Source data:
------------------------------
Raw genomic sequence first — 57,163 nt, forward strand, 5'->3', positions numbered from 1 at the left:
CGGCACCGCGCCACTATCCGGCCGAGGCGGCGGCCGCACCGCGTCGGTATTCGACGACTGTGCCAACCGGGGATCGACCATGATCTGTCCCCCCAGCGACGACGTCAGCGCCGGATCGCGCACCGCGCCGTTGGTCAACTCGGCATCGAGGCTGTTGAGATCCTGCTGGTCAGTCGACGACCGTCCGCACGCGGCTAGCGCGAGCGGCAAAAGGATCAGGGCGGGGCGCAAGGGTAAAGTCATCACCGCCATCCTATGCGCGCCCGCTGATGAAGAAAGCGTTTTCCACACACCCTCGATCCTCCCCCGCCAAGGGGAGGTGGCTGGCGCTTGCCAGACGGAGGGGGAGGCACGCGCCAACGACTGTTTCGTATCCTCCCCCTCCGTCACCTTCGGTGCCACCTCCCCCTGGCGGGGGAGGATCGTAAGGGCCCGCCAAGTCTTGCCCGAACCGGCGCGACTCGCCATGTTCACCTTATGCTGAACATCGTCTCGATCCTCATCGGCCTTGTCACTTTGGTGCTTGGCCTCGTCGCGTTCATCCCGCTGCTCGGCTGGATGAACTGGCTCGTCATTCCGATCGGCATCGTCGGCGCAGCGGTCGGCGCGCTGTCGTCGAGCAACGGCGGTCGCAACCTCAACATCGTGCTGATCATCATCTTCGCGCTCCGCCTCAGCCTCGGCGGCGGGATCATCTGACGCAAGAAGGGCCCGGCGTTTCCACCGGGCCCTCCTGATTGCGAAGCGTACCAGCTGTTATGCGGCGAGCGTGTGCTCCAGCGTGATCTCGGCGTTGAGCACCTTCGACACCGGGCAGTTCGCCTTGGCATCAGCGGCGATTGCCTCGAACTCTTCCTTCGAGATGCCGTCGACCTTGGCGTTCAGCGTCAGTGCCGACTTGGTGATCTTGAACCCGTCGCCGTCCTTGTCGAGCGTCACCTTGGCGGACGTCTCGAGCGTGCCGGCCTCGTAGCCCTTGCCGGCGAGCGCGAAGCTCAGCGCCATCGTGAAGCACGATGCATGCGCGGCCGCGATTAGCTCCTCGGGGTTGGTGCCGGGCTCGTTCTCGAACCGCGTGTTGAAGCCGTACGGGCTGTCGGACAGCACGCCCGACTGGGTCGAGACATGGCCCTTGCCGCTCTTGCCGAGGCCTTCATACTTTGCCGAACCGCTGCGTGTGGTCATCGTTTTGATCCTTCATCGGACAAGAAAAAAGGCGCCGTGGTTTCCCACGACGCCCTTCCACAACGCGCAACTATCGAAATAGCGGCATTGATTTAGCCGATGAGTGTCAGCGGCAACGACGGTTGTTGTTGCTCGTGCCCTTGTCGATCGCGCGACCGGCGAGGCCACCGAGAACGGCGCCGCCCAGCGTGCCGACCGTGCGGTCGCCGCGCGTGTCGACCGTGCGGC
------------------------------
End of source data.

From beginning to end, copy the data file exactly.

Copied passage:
Raw genomic sequence first — 57,163 nt, forward strand, 5'->3', positions numbered from 1 at the left:
CGGCACCGCGCCACTATCCGGCCGAGGCGGCGGCCGCACCGCGTCGGTATTCGACGACTGTGCCAACCGGGGATCGACCATGATCTGTCCCCCCAGCGACGACGTCAGCGCCGGATCGCGCACCGCGCCGTTGGTCAACTCGGCATCGAGGCTGTTGAGATCCTGCTGGTCAGTCGACGACCGTCCGCACGCGGCTAGCGCGAGCGGCAAAAGGATCAGGGCGGGGCGCAAGGGTAAAGTCATCACCGCCATCCTATGCGCGCCCGCTGATGAAGAAAGCGTTTTCCACACACCCTCGATCCTCCCCCGCCAAGGGGAGGTGGCTGGCGCTTGCCAGACGGAGGGGGAGGCACGCGCCAACGACTGTTTCGTATCCTCCCCCTCCGTCACCTTCGGTGCCACCTCCCCCTGGCGGGGGAGGATCGTAAGGGCCCGCCAAGTCTTGCCCGAACCGGCGCGACTCGCCATGTTCACCTTATGCTGAACATCGTCTCGATCCTCATCGGCCTTGTCACTTTGGTGCTTGGCCTCGTCGCGTTCATCCCGCTGCTCGGCTGGATGAACTGGCTCGTCATTCCGATCGGCATCGTCGGCGCAGCGGTCGGCGCGCTGTCGTCGAGCAACGGCGGTCGCAACCTCAACATCGTGCTGATCATCATCTTCGCGCTCCGCCTCAGCCTCGGCGGCGGGATCATCTGACGCAAGAAGGGCCCGGCGTTTCCACCGGGCCCTCCTGATTGCGAAGCGTACCAGCTGTTATGCGGCGAGCGTGTGCTCCAGCGTGATCTCGGCGTTGAGCACCTTCGACACCGGGCAGTTCGCCTTGGCATCAGCGGCGATTGCCTCGAACTCTTCCTTCGAGATGCCGTCGACCTTGGCGTTCAGCGTCAGTGCCGACTTGGTGATCTTGAACCCGTCGCCGTCCTTGTCGAGCGTCACCTTGGCGGACGTCTCGAGCGTGCCGGCCTCGTAGCCCTTGCCGGCGAGCGCGAAGCTCAGCGCCATCGTGAAGCACGATGCATGCGCGGCCGCGATTAGCTCCTCGGGGTTGGTGCCGGGCTCGTTCTCGAACCGCGTGTTGAAGCCGTACGGGCTGTCGGACAGCACGCCCGACTGGGTCGAGACATGGCCCTTGCCGCTCTTGCCGAGGCCTTCATACTTTGCCGAACCGCTGCGTGTGGTCATCGTTTTGATCCTTCATCGGACAAGAAAAAAGGCGCCGTGGTTTCCCACGACGCCCTTCCACAACGCGCAACTATCGAAATAGCGGCATTGATTTAGCCGATGAGTGTCAGCGGCAACGACGGTTGTTGTTGCTCGTGCCCTTGTCGATCGCGCGACCGGCGAGGCCACCGAGAACGGCGCCGCCCAGCGTGCCGACCGTGCGGTCGCCGCGCGTGTCGACCGTGCGGC